Well, Dear Reader, I’ve certainly cured the problem about not receiving email notifications on posts from Blogs I Follow.  With a vengeance!  DR, yesterday I received over 200 email notifications from WordPress, also today because I didn’t have time to adjust the settings again until this evening.  You see, I’d just switched on everything, had all you Blogs I Follow on instant, and also checInbox full of notifications from Blogs I Follow on WordPressked the Default Jabber Instant Messenger Delivery (I thought of  it as the Jabberwocky).  I’m now gradually readjusting the settings; there are so many to adjust which basically do the same thing – instant, daily, weekly.   WordPress would actually do well to review their tools, in my opinion.  However, during the last two days, I have been truly amazed at how frequently you are all blogging and commenting.  I have tried to join in… a little… but it must all be very time-consuming for you, Dear Readers.

Now I have another problem, in that OneDrive has suddenly stopped signing me in and, after a bit of research on the old internet, I eventually discovered that, over the last couple of days, a lot of other people have been having the same problem.  Come on, Microsoft.  It might be Friday (still) in Seattle, but do sort it out.  I have to work weekends.  A few weeks ago, I copied a whole load of family photos on to OneDrive (about 10gb) and OneDrive is still uploading it.  What I didn’t realise (until my wonderful colleague, Masud, explained it to me) was that cloud storage applications (like OneDrive and Dropbox) make two copies of each file, one on your hard drive (which is saved very quickly) and the other on the internet – in the cloud – which takes very much longer, several weeks in my case, because we have such a poor, rural, connection.  One bonus of not having OneDrive uploading in the background is that my laptop has suddenly speeded up, but I still won’t be able to see all  my photos on my iPad.

Review of 'In the Kitchen With a Knife' by Susan Wright

Available from Alfie Dog Fiction here.  This is a repeat of a review I’ve posted on Goodreads and Amazon, as a member of the Reading Panel for Alfie Dog Fiction.

Caroline rents a Riverbank Cottage in a Sussex village with no thought of ‘getting involved’ with the neighbours. On the run from an abusive husband, Caroline just wants to get on with writing her erotic novels, but, as everybody in the village rushes to tell her, many years ago A Murder took place in Riverside Cottage – in the kitchen with a knife. No one had been convicted of the crime, nor was there anyone with an obvious motive. Some people think it must be the victim’s husband, others her rather fit son, Toby… or any number of other people. Oh, and by the way, the little house is haunted, although this turns out to be more of a plumbing issue.

When Caroline discovers that her erotic novels are not selling as well as before, she considers writing a book about the Riverside Cottage murders. However, as soon as she announces this intention, the village clams up on her, poison pen letters plop on to her doormat and her agent refuses to continue to represent her. Caroline, however, soldiers on with her combined sleuthing cum novel research, with the help of her good-natured and indefatigable neighbour, Maggie Clements. The story ends with a twist that I certainly didn’t anticipate, but, like all the best twists, hints, which the reader only recognises after the reveal, were dropped earlier in the text.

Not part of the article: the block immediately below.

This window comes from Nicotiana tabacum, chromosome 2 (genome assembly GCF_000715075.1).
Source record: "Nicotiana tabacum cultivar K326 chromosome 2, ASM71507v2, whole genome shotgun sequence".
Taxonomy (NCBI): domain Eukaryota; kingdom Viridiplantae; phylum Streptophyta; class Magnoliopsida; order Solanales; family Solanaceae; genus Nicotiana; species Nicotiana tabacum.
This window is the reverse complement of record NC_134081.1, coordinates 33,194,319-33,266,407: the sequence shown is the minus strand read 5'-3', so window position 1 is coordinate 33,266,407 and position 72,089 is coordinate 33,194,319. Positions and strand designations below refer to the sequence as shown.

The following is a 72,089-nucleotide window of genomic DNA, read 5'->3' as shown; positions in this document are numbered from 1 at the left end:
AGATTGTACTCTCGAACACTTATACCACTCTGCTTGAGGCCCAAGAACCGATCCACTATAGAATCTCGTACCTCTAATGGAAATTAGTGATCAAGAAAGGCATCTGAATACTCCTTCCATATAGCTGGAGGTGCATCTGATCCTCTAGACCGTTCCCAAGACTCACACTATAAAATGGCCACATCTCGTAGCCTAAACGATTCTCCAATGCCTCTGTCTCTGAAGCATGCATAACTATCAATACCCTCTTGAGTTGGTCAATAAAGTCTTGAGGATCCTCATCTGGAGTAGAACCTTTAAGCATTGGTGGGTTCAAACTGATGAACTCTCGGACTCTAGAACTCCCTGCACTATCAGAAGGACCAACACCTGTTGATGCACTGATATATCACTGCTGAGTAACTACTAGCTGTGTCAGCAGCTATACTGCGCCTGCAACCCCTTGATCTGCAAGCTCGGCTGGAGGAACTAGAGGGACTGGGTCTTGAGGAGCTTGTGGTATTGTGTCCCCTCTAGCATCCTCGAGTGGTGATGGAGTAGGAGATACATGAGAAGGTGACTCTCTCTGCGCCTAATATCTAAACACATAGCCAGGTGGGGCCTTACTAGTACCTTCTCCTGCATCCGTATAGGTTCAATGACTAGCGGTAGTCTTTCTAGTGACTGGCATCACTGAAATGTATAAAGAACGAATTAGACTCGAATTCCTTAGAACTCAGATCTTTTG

Caroline herself was a companionable sort of main character, although not particularly distinctive. Susan might have developed a point she made early on, that Caroline was actually quite ‘straitlaced’, unsuited to writing erotica, and what brought her into this genre. She might also have made more of the abusive husband; the reader is told repeatedly that Caroline is terrified of him finding her, but, when he does appear, he is despatched very quickly, and not mentioned again. The most effective character in the book is the neighbour, Maggie Clements, locked in a dysfunctional marriage, fat, slovenly, and obsessed with her two enormous dogs. Kind and obviously fond of mc, she also takes advantage of Caroline. Maggie’s reaction, when she finds out what her husband is really getting up to, is from the gut and totally believable, but she moves on, with the help of Caroline and others.

‘In the Kitchen With a Knife’ was an enjoyable, easy read – ‘cosy crime’, of the sort Caroline intended to write, with a love interest. Do I recommend it? Yes, definitely.  Dagger, possible murder weapon

What I did not include on my Amazon and Goodreads reviews was that this novel was what kept me going during one of the most demanding and exhausting periods of my working life.  As you will have become aware, Dear Reader, I have not done ANY writing at all over the last few months, except for occasional blog posts here.  Never believe it when people tell you that teachers get long holidays and generally don’t do anything.  Last weekend, I marked ALL weekend, except for a few hours when my husband dragged me away for a drive out in the country and a cream tea.  This week, I have marked every evening and all day Saturday.  I am still not out of the heat yet.  When I return to college tomorrow morning, I will once again find myself rushing around marking, organising students and speaking to/emailing parents whose kids are suffering understandable mental stress caused by an extremely poorly designed and managed qualification (by the awarding body, not our college).  I am so tired I don’t feel like writing at all.  I have to get this lot sorted out by 15 July, when I go on leave.  Many of you are having successes, with stories placed and published.  Well done, all of you.  I long to be up there with you.